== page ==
Taking inspiration from headline-makers Edward Snowden and Julian Assange, Berlin Station focuses on the CIA’s efforts to stop a leak by any means necessary. Hannibal’s Richard Armitage takes the lead as Daniel Miller, an American spy who grew up in Cold War-era Berlin and who is reassigned to his hometown to catch the whistleblower known in the press by the alias “Thomas Shaw.” Meanwhile, the growing threat of ISIS and fraying diplomatic relations with Germany complicate the internal investigation.
Berlin Station makes a few big reveals early in the series that shake the standard spy-thriller arc: rather than tease the mystery of the whistleblower across several episodes, the show opts instead to focus on the tension that exists when the audience knows the antagonist’s identity and the main characters do not. Thus the mystery becomes Thomas Shaw’s underlying motivations – what events caused him to turn traitor? As the season plays on and these motivations become clearer, it will come as no surprise if the audience should feel increasingly sympathetic to the apparent villain. By the end of the second episode, we know far more about Thomas Shaw than we have learned about Daniel Miller.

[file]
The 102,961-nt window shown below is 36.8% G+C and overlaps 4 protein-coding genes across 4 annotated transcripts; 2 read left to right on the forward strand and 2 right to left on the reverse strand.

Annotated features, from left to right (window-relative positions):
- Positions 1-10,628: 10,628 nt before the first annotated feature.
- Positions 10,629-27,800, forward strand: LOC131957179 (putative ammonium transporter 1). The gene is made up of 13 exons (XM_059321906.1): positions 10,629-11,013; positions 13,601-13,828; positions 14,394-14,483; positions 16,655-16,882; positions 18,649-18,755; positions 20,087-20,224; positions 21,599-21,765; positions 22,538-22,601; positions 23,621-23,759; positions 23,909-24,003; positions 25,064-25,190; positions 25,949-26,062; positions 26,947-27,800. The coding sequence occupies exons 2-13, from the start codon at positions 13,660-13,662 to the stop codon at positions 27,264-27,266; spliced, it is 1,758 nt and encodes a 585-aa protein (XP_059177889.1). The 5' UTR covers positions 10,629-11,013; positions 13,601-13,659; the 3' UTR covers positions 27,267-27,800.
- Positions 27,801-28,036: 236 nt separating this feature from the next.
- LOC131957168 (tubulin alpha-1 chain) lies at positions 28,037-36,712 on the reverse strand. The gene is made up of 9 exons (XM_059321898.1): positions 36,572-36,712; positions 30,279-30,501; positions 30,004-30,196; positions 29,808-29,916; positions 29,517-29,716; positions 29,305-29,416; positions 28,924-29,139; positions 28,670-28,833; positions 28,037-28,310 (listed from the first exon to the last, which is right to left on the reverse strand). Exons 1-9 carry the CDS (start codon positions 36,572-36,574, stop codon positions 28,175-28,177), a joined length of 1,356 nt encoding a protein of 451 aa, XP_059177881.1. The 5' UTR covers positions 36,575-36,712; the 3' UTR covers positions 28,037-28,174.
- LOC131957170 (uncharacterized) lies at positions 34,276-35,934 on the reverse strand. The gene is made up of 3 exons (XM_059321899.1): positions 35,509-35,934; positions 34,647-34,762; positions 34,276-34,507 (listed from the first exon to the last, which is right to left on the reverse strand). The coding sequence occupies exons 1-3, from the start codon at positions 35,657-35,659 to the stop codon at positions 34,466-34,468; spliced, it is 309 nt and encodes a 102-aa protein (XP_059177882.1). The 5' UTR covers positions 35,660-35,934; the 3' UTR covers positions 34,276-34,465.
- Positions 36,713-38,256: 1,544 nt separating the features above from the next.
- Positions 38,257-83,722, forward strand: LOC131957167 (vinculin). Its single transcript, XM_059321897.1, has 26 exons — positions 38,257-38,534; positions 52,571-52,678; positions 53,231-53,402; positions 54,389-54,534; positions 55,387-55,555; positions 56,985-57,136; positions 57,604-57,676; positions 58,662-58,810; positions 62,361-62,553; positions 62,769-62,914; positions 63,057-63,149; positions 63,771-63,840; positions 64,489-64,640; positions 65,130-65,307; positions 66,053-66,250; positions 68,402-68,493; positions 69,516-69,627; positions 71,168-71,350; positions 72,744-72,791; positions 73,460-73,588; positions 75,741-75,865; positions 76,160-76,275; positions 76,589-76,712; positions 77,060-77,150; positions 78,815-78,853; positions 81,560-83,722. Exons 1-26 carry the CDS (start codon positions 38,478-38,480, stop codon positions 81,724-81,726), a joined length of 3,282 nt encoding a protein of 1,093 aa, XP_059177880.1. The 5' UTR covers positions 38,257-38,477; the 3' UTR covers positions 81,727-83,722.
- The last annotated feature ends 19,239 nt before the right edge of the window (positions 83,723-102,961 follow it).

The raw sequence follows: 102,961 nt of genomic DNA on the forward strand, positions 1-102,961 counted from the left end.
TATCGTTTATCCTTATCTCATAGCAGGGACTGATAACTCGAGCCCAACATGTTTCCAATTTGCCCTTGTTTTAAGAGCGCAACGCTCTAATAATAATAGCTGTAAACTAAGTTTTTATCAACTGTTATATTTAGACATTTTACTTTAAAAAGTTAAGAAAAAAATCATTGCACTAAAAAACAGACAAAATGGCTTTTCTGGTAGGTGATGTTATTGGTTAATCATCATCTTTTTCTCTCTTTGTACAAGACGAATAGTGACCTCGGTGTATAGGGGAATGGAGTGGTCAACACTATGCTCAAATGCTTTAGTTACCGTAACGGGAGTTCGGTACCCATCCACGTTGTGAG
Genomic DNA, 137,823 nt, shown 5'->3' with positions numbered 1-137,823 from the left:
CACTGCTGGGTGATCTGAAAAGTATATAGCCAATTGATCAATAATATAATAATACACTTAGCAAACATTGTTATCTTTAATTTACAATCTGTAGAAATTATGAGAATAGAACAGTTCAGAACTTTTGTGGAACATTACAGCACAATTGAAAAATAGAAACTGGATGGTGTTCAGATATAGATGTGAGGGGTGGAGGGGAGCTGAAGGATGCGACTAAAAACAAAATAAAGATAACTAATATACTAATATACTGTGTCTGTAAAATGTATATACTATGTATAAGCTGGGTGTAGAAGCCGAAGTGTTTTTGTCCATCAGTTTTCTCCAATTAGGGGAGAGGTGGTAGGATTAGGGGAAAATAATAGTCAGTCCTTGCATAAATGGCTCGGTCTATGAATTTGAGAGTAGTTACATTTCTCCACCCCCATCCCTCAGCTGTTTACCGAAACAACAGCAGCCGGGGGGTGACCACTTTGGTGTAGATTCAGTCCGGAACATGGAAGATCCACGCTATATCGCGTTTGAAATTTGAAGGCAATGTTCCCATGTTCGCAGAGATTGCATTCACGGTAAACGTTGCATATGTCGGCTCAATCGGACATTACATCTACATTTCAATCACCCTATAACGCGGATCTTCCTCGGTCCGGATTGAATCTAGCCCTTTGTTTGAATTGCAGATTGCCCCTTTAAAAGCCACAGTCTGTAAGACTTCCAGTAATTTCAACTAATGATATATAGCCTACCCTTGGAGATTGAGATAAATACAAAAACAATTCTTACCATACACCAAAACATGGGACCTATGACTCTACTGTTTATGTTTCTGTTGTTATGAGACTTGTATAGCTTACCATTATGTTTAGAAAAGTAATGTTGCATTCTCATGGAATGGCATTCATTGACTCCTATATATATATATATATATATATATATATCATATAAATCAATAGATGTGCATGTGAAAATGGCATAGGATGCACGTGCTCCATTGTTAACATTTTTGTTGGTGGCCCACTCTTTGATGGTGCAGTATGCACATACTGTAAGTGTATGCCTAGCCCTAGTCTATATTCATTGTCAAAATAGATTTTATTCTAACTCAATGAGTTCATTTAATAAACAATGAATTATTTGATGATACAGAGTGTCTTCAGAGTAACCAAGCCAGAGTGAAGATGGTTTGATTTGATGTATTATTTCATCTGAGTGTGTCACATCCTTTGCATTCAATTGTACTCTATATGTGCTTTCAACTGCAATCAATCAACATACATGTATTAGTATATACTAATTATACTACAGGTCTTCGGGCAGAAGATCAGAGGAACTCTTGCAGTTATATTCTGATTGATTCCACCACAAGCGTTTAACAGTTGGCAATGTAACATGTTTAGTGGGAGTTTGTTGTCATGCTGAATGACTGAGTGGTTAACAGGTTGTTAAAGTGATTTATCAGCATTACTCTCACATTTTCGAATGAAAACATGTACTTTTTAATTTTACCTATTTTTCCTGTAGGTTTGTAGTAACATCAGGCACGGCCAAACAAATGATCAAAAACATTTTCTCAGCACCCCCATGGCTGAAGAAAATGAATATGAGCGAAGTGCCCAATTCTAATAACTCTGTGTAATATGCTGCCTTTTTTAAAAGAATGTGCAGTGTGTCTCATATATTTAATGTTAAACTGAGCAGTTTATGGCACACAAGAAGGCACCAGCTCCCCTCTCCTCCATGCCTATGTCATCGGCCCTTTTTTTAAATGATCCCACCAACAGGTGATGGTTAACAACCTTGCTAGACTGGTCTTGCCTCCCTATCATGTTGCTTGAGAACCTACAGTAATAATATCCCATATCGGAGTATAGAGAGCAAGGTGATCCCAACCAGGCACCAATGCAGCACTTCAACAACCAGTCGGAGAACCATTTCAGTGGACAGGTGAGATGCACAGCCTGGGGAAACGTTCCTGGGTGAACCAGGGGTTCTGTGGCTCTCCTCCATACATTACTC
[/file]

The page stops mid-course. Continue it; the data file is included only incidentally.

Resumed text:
Rhys Ifans (Harry Potter and the Deathly Hallows), Michelle Forbes (True Blood), and Richard Jenkins (Six Feet Under) round out the supporting cast as Daniel’s fellow CIA operatives, each of whom struggles to maintain some distinction between their private and professional identities. In particular, Rhys Ifans as Hector DeJean, a veteran agent struggling to protect the life of his main contact (a Saudi prince who faces death should he return from Berlin), brings compelling depth and disillusionment to the role.
Comparisons to 24 and Homeland are inevitable (and deserved), but Berlin Station might be closer matched to House of Cards than any cable thriller. With its heavy atmosphere and fast-turning machinations, the tone of the series closely resembles Netflix’s critically lauded hit, minus the asides. EPIX has clearly invested heavily in its first prestige drama, and the result is a worthwhile and timely look at the lives of the people who handle state secrets and the toll those secrets can take on them.